Musa x megalocarpa
Musa x megalocarpa T. Nakai, Bulletin of the Tokyo Science Museum. No. 22. II: 17 (1948).
Accepted name Musa (?AAB group) 'Pisang Galek'
Musa x paradisiaca L., Species Plantarum : 1043 (1753).
Synonyms 1. Musa x paradisiaca L. subsp. normalis O. Kuntze in part.
2. Musa acuminata L. A. Colla
Authorities Nakai himself gives the local name.
1. is cited by Nakai.
2. is from Hotta 1989.
The World Checklist of Monocotyledons lists Musa x megalocarpa Nakai, Bull. Tokyo Sci. Mus. 22: 11 (1948) as a synonym of Musa x paradisiaca L., Sp. Pl.: 1043 (1753) which is listed as an accepted name.
Section Distribution Indonesia (Java). Description References Hotta 1989, Nakai 1948 : 11, 17. Comments This is one of several Indonesian banana cultivars given a spurious species name by Takenosin Nakai. Nakai says of it in his idiosyncratic English; "This is a banana which affords biggest fruits among javanese bananas. The glabrous stoutest axis of fruiting bunch (5 - 6 cm in diameter) with few (5 - 12) long (25 - 33 cm) horn-shaped fruits in each hand gives a magnificent outlook. As a cooking banana none can surpass it in its quality and quantity. Natives who go in mountain forest to gather fuels take two fruits only with them. They roast one of them in the late afternoon and another in the next morning as those two are enough for their food. Botanists often mingle Pisang tandok (Musa corniculata) and Pisang Lempeneng (Musa pallida) with this and put together under Musa paradisiaca L. or common plantain, but that is away from reality. All of them belong to different group".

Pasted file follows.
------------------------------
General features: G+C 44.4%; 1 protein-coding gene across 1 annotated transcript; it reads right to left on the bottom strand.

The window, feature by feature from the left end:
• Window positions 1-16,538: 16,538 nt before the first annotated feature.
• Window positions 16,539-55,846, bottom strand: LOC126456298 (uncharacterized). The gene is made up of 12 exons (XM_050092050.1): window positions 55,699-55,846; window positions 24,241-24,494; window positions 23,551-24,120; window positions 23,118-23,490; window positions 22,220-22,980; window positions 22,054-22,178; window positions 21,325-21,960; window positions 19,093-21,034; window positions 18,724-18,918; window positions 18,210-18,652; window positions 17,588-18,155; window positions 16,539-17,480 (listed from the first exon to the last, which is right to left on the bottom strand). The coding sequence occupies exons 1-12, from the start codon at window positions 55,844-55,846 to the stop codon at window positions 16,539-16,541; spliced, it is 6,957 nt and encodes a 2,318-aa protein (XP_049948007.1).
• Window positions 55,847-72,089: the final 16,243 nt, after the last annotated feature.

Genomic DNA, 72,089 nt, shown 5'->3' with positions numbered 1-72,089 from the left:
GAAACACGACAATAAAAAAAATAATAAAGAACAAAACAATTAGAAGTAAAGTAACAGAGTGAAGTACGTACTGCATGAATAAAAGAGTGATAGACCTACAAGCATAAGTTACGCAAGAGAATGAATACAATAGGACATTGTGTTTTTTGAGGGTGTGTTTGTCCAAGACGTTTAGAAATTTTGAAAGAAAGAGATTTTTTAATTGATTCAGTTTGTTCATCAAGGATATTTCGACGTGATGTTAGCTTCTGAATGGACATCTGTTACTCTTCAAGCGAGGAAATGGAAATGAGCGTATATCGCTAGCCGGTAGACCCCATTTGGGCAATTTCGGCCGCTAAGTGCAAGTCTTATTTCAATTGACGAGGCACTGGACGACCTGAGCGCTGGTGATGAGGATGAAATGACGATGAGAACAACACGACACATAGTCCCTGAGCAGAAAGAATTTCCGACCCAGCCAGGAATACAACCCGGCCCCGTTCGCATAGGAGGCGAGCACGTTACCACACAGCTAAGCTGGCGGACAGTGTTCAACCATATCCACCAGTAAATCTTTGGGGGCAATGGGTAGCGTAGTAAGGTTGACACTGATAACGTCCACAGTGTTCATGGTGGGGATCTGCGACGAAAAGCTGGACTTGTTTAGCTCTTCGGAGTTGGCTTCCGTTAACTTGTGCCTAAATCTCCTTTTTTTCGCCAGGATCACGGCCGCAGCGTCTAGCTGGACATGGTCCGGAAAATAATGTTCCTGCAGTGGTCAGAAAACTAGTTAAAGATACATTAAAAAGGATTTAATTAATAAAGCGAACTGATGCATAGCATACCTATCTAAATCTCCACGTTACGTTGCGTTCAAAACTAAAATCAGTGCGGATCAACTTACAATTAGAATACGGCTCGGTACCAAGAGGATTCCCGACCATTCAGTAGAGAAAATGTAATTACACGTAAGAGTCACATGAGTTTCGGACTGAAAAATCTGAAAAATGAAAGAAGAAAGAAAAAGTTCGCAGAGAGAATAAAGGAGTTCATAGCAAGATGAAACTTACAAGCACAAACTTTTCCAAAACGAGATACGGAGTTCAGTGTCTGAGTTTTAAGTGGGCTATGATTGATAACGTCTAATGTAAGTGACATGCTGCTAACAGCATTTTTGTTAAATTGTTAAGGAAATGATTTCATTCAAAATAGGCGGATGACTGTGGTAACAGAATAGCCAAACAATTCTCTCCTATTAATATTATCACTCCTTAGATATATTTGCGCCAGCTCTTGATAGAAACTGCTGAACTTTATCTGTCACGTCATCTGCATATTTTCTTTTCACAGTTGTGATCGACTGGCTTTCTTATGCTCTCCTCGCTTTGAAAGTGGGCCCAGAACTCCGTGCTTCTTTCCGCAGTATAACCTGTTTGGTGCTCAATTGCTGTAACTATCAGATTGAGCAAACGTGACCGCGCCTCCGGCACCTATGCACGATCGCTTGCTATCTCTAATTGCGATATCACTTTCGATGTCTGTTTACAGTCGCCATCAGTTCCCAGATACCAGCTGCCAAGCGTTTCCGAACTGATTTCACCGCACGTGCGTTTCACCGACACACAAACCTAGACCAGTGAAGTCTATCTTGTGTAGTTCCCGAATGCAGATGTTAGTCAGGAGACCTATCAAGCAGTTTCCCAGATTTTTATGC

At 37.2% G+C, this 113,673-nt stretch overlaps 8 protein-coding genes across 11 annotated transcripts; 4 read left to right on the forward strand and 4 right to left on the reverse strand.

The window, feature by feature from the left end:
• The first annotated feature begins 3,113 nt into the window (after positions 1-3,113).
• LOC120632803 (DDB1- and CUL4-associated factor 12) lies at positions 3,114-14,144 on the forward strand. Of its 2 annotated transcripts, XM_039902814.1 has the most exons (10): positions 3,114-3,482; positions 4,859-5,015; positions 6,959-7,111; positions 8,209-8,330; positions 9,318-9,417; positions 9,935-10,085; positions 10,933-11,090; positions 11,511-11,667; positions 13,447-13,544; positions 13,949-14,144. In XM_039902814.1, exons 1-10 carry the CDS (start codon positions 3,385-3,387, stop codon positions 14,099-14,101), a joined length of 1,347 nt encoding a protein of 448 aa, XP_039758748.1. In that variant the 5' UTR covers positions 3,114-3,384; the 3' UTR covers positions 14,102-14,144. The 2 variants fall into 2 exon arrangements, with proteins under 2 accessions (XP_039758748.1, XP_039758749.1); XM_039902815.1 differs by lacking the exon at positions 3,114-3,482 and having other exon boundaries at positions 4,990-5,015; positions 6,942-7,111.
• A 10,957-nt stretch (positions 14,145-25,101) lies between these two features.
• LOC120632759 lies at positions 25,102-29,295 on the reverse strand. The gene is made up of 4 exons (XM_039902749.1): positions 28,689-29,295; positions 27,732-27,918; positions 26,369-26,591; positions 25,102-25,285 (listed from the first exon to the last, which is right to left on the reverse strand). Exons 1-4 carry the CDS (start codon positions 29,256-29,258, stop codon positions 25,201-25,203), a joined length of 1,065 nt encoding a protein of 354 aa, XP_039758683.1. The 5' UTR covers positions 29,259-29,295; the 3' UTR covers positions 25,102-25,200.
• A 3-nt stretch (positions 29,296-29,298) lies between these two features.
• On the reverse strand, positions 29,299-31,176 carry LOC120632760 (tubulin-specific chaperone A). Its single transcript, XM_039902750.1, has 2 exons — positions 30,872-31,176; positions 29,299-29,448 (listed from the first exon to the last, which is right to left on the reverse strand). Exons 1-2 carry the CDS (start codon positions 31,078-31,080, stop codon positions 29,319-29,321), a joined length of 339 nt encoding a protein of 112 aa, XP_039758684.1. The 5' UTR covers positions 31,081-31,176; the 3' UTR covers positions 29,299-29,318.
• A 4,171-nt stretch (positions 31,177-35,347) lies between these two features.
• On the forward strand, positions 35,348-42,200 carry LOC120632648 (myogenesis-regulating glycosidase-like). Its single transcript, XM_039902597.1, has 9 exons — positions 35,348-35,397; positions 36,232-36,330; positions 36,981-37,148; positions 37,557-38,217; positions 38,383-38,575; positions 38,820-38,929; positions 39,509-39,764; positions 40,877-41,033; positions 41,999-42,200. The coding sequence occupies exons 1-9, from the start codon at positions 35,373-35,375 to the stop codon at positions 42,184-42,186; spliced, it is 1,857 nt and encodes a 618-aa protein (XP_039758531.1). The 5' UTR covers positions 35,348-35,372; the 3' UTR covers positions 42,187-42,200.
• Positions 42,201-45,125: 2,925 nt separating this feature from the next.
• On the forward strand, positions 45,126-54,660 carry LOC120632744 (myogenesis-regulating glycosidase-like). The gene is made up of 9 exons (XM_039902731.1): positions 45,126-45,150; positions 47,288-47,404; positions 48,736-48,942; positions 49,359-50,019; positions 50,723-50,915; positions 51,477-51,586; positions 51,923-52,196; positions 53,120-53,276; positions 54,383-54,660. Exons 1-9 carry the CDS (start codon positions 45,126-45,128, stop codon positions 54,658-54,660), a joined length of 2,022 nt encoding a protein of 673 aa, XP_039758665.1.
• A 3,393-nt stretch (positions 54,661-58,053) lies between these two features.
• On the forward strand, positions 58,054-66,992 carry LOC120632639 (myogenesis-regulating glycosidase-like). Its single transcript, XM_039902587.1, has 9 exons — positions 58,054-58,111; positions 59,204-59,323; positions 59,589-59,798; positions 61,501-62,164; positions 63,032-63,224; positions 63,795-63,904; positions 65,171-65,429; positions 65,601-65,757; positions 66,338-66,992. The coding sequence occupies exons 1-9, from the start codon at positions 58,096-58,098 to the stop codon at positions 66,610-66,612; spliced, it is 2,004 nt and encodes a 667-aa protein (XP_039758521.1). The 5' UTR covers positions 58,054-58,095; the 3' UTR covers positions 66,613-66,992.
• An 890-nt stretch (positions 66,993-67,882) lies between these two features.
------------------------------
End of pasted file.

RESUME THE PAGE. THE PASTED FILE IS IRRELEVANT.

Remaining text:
The "group" referred to is not a Shepherd & Simmonds genome group but one of Nakai's own devising.
Hotta frequently gives Musa acuminata as a synonym for cultivated, fruiting bananas. Even where the cultivar is derived exclusively from Musa acuminata I think this is unhelpful. But here it is plain wrong. This plant obviously has some M. balbisiana in it and is most probably an AAB.
After Nakai's comment about different plants being lumped together under M. paradisiaca it is mildly ironic that is exactly what the World Checklist of Monocotyledons does.
last updated 01/05/2008